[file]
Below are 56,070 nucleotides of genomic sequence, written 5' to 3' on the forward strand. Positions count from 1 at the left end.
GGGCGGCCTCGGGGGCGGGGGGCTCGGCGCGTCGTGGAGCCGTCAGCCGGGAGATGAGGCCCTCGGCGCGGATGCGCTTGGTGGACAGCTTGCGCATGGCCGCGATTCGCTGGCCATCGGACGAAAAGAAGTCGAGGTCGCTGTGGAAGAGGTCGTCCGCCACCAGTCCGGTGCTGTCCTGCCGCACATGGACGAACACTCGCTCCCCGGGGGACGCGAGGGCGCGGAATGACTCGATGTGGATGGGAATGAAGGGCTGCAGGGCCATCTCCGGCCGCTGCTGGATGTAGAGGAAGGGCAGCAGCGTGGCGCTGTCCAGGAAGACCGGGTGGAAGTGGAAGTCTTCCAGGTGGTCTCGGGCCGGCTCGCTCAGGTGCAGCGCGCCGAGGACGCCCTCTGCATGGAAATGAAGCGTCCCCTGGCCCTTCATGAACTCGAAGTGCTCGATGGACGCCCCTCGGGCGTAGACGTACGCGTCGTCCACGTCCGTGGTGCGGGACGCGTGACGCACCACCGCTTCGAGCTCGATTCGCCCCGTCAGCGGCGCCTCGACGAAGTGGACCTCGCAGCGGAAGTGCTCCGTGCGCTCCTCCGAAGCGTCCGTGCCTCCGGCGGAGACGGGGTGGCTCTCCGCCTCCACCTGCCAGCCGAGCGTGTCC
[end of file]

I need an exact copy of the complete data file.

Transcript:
Below are 56,070 nucleotides of genomic sequence, written 5' to 3' on the forward strand. Positions count from 1 at the left end.
GGGCGGCCTCGGGGGCGGGGGGCTCGGCGCGTCGTGGAGCCGTCAGCCGGGAGATGAGGCCCTCGGCGCGGATGCGCTTGGTGGACAGCTTGCGCATGGCCGCGATTCGCTGGCCATCGGACGAAAAGAAGTCGAGGTCGCTGTGGAAGAGGTCGTCCGCCACCAGTCCGGTGCTGTCCTGCCGCACATGGACGAACACTCGCTCCCCGGGGGACGCGAGGGCGCGGAATGACTCGATGTGGATGGGAATGAAGGGCTGCAGGGCCATCTCCGGCCGCTGCTGGATGTAGAGGAAGGGCAGCAGCGTGGCGCTGTCCAGGAAGACCGGGTGGAAGTGGAAGTCTTCCAGGTGGTCTCGGGCCGGCTCGCTCAGGTGCAGCGCGCCGAGGACGCCCTCTGCATGGAAATGAAGCGTCCCCTGGCCCTTCATGAACTCGAAGTGCTCGATGGACGCCCCTCGGGCGTAGACGTACGCGTCGTCCACGTCCGTGGTGCGGGACGCGTGACGCACCACCGCTTCGAGCTCGATTCGCCCCGTCAGCGGCGCCTCGACGAAGTGGACCTCGCAGCGGAAGTGCTCCGTGCGCTCCTCCGAAGCGTCCGTGCCTCCGGCGGAGACGGGGTGGCTCTCCGCCTCCACCTGCCAGCCGAGCGTGTCC